Browser stats for Q1 and Q2

It’s past time for some browser stats; as always according to StatCounter. Because I haven’t written an update in months I treat Q1 and Q2 in this article.

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Mobile quarterly

The mobile browser stats are becoming somewhat boring. The most important thing that’s happened in the past six months is UC’s rise to the fifth largest mobile browser in the world, dislodging BlackBerry from that position. I will clearly have to study UC more.

A trend that we already saw coming at the end of last year becomes reality: the old top-two (Safari and Opera) has become a top-three (Safari, Opera, and Android). In Q2 Opera was even relegated to the third place. That doesn’t mean particularly much, except that Android WebKit is now a clear contender for the top spot. I expect these three browsers to continue circling each other in the top-three, without one of them clearly taking the lead.

Finally some good news for Microsoft: IE use is detectable now on a global scale. 1% of market share is not really a lot, but it’s better than nothing.

The market share of mobile as a whole continues to rise, and now tops 10%. Obviously, it’s going to rise a lot more in months to come. Shall we say 15% at the end of the year? Yes, that sounds about right.

Global mobile browser stats, quarterly
Browser Q2 2012 ch Q1 2012 ch Q4 2011 ch Q3 2011
Safari 24% 0 24% +1 23% +3 20%
Android 22% 0 22% +2 20% +1 19%
Opera 22% -1 23% 0 23% +1 22%
Nokia 11% -1 12% 0 12% -5 17%
UC 8% +2 6% +1 5% +4 1%
BlackBerry 5% -1 6% -2 8% -4 12%
NetFront 4% +1 3% 0 3% -1 4%
Dolfin 1% 0 1% 0 1% 0 1%
Samsung 1% 0 1% 0 1% 0 1%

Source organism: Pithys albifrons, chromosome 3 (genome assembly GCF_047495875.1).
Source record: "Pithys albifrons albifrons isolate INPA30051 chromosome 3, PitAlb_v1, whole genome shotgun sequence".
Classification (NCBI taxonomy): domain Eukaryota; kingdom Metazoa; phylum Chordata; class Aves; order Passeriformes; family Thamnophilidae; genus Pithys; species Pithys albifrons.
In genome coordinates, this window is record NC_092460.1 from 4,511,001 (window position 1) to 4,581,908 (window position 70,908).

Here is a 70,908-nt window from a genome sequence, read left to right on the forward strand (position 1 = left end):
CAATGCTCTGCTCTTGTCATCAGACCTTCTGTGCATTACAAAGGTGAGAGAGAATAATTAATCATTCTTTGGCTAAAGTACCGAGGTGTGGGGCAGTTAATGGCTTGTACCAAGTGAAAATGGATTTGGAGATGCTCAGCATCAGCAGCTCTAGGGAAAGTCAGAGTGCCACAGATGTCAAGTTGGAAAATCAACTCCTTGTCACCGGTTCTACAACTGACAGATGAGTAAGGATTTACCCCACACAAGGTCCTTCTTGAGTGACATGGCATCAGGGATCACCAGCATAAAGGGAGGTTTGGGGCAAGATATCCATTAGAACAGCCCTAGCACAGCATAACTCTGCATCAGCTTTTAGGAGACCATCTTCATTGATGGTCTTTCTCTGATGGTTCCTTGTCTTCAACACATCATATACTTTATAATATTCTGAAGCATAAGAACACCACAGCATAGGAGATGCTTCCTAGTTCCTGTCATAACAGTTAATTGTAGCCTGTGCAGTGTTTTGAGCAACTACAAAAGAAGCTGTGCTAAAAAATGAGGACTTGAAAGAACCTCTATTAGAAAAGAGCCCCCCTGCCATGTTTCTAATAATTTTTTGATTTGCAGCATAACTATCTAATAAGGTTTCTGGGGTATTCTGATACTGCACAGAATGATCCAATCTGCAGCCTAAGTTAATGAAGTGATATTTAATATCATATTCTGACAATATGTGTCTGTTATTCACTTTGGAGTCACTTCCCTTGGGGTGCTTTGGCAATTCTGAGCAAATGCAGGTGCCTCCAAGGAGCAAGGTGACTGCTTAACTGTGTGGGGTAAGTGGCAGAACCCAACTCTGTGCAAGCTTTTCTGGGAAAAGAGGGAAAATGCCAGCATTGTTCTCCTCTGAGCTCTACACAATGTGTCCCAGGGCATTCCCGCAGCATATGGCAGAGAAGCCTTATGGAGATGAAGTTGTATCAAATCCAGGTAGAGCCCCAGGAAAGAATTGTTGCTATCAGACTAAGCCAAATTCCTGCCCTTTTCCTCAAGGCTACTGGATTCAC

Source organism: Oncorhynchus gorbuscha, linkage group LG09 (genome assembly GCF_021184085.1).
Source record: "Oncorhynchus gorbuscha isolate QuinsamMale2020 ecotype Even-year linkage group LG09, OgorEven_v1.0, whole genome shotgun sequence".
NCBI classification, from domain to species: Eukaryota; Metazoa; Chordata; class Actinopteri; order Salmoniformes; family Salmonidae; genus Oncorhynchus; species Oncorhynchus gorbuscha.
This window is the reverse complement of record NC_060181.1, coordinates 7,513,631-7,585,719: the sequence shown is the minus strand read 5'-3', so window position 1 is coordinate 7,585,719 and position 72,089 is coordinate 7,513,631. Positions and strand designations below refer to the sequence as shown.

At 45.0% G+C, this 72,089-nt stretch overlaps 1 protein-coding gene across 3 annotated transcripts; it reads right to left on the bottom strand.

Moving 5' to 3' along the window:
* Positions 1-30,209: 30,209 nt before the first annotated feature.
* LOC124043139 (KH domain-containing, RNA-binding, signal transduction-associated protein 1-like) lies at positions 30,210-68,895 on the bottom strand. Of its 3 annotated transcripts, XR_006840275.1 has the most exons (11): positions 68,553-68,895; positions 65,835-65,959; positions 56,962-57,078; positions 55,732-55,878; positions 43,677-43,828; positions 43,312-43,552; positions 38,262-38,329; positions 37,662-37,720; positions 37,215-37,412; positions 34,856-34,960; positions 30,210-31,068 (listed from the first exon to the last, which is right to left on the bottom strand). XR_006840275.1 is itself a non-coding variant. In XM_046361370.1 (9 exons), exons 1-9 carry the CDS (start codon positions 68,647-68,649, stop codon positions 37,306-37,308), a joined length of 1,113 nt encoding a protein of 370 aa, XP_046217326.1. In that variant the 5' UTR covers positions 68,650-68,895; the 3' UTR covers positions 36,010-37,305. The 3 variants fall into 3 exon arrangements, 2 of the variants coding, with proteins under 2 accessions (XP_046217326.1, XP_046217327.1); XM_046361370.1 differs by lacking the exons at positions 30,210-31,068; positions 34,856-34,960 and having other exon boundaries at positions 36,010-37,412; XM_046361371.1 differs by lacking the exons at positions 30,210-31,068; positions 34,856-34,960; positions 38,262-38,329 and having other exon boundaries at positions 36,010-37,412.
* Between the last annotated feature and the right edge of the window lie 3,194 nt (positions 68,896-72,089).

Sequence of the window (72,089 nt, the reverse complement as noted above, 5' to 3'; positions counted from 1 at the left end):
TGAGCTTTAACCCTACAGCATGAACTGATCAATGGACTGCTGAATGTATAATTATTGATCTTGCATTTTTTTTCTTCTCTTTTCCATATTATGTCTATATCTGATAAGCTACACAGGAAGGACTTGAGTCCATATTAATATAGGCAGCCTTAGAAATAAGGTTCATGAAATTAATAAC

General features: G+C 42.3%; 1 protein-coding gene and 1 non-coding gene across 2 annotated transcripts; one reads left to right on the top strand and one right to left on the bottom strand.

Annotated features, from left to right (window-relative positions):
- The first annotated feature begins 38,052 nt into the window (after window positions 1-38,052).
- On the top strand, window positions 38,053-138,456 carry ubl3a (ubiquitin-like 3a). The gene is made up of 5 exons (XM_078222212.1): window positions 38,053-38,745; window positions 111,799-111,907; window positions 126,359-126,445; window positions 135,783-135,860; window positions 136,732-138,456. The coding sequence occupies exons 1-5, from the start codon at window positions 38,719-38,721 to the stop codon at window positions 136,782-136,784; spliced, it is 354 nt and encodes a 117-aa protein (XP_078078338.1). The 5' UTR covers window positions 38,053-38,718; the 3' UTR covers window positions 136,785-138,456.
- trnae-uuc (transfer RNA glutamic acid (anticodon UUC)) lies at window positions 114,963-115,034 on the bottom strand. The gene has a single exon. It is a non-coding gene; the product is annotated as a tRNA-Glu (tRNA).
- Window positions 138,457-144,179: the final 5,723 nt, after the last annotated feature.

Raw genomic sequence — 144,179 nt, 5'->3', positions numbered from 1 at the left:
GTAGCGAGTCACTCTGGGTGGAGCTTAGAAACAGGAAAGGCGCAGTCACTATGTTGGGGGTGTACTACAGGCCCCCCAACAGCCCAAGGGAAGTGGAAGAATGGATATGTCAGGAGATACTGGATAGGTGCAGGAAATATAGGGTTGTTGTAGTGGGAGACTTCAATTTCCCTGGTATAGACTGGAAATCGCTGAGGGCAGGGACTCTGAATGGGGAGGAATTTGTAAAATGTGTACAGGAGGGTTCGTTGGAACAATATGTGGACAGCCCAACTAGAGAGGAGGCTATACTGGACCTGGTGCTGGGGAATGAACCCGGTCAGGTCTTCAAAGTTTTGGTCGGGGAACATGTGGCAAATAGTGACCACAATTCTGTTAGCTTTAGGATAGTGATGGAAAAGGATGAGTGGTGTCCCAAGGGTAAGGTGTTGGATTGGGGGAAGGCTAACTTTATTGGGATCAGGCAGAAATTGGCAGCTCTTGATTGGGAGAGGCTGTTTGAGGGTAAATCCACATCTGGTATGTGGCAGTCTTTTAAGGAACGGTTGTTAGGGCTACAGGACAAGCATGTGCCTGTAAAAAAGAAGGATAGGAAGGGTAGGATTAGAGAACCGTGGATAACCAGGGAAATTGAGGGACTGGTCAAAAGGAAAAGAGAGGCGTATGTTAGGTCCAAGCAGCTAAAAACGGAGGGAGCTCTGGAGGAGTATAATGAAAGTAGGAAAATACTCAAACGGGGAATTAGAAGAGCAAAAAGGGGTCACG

IE 1% +1 0 0 0 0 0
Other 1% -1 2% -2 4% +2 2%
Volatility 4% 4% 11%*
Mobile 10% +1 9% +2 7% 0 7%

* Of the 11% volatility in Q3, 4% comes from a problem that misdetected some UCs as Nokia. This problem was resolved in Q4, which caused a jump in UC at Nokia’s expense.

Desktop quarterly

The desktop market is much more exciting these days. IE has been relegated to only one third of the market and falling, while Firefox is stuck at one quarter. Next quarter Chrome will be the largest desktop browser. That would be wonderful for Google, except for the fact that desktop as a whole is a shrinking market. But Chrome-on-Android can help here.

Global desktop browser stats, quarterly
Browser Q2 2012 ch Q1 2012 ch Q4 2011 ch Q3 2011
IE 33% -3 36% -4 40% -2 42%
Chrome 32% +2 30% +4 26% +3 23%
Firefox 25% 0 25% -1 26% -1 27%
Safari 7% 0 7% +1 6% +1 5%
Opera 2% 0 2% 0 2% 0 2%
Others 1% +1 0 0 0 -1 1%
Volatility 3% 5% 4%

This is the blog of Peter-Paul Koch, mobile platform strategist, consultant, and trainer. You can also follow him on Twitter.
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